Incongruency effects in affective processing: Automatic motivational counter-regulation or mismatch-induced salience?

Cognition and Emotion 25 (3):413-425 (2011)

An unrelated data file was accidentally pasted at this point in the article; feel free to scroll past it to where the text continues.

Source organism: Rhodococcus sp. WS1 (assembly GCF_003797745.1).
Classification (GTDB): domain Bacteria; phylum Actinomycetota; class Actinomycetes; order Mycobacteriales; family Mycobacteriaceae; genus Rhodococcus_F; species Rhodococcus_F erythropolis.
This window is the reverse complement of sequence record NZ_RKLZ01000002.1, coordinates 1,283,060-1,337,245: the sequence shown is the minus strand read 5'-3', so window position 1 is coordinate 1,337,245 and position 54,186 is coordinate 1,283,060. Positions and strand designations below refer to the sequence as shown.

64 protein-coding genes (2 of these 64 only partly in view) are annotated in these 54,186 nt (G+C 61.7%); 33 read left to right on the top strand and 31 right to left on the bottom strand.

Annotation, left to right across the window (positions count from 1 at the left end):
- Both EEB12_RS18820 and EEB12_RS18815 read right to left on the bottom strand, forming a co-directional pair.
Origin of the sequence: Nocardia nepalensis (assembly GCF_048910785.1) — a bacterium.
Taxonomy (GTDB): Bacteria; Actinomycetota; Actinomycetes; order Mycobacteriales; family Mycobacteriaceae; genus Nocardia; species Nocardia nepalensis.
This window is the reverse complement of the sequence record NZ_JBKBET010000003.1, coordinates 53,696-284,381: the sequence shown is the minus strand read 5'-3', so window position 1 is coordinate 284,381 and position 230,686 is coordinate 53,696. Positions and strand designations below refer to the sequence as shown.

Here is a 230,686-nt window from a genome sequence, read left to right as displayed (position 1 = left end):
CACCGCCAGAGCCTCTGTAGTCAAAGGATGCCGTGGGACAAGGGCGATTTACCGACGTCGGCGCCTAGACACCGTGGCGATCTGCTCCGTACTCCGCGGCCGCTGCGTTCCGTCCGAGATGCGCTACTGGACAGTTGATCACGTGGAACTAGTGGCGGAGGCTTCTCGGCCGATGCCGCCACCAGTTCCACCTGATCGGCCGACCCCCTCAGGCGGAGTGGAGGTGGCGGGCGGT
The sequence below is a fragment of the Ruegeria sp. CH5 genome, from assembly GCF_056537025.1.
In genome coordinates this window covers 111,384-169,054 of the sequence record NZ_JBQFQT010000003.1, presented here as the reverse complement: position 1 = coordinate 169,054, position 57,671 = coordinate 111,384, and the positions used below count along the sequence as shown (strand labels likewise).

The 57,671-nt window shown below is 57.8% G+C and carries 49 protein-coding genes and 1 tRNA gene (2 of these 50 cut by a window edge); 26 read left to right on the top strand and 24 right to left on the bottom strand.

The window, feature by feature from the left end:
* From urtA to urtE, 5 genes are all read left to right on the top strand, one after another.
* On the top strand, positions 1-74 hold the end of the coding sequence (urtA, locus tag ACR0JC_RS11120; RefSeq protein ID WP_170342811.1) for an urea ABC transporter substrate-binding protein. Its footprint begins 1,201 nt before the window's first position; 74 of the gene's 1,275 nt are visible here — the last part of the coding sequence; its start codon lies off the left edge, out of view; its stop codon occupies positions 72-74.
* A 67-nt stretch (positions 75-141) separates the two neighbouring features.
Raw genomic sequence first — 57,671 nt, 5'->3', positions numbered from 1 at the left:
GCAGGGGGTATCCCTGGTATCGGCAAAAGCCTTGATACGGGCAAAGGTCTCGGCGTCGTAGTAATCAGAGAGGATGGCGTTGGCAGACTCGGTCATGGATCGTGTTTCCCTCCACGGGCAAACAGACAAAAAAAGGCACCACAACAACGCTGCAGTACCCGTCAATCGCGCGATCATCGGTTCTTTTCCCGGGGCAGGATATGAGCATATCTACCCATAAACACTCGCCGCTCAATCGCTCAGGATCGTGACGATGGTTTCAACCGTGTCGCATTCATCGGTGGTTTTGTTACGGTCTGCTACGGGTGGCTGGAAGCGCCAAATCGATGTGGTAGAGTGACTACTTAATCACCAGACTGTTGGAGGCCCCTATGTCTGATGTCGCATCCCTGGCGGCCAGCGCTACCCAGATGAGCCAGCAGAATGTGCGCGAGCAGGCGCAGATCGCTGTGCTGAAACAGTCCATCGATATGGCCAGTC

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Attention is automatically allocated to stimuli that are opposite in valence to the current motivational focus (Rothermund, 2003; Rothermund, Voss, & Wentura, 2008). We tested whether this incongruency effect is due to affective–motivational counter-regulation or to an increased salience of stimuli that mismatch with cognitively activated information. Affective processing biases were assessed with a search task in which participants had to detect the spatial position at which a positive or negative stimulus was presented. In the motivational condition, positive or negative affective–motivational states were induced by performance feedback after each trial. In the cognitive activation condition, participants memorised the word “good” or “bad” during the search task. The affective incongruency effect was replicated in the motivational condition, whereas an affective congruency effect obtained in the cognitive activation condition. These findings support an explanation of affective incongruency effects in terms of automatic counter-regulation that is motivational in nature.



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